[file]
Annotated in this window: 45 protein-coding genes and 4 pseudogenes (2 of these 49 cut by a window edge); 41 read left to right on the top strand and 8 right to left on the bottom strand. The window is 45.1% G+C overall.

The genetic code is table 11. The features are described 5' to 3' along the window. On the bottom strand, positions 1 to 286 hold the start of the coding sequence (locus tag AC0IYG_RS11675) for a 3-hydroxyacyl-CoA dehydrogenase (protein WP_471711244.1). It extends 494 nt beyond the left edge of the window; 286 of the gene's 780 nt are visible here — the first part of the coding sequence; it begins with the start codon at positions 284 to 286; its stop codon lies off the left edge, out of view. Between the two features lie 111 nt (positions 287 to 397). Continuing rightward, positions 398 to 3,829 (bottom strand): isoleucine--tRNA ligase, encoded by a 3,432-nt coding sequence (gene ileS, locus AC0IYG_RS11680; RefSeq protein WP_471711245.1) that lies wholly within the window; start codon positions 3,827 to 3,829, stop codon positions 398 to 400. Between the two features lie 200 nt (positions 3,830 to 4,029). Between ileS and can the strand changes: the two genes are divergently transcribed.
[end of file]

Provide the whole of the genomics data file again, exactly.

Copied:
Annotated in this window: 45 protein-coding genes and 4 pseudogenes (2 of these 49 cut by a window edge); 41 read left to right on the top strand and 8 right to left on the bottom strand. The window is 45.1% G+C overall.

The genetic code is table 11. The features are described 5' to 3' along the window. On the bottom strand, positions 1 to 286 hold the start of the coding sequence (locus tag AC0IYG_RS11675) for a 3-hydroxyacyl-CoA dehydrogenase (protein WP_471711244.1). It extends 494 nt beyond the left edge of the window; 286 of the gene's 780 nt are visible here — the first part of the coding sequence; it begins with the start codon at positions 284 to 286; its stop codon lies off the left edge, out of view. Between the two features lie 111 nt (positions 287 to 397). Continuing rightward, positions 398 to 3,829 (bottom strand): isoleucine--tRNA ligase, encoded by a 3,432-nt coding sequence (gene ileS, locus AC0IYG_RS11680; RefSeq protein WP_471711245.1) that lies wholly within the window; start codon positions 3,827 to 3,829, stop codon positions 398 to 400. Between the two features lie 200 nt (positions 3,830 to 4,029). Between ileS and can the strand changes: the two genes are divergently transcribed.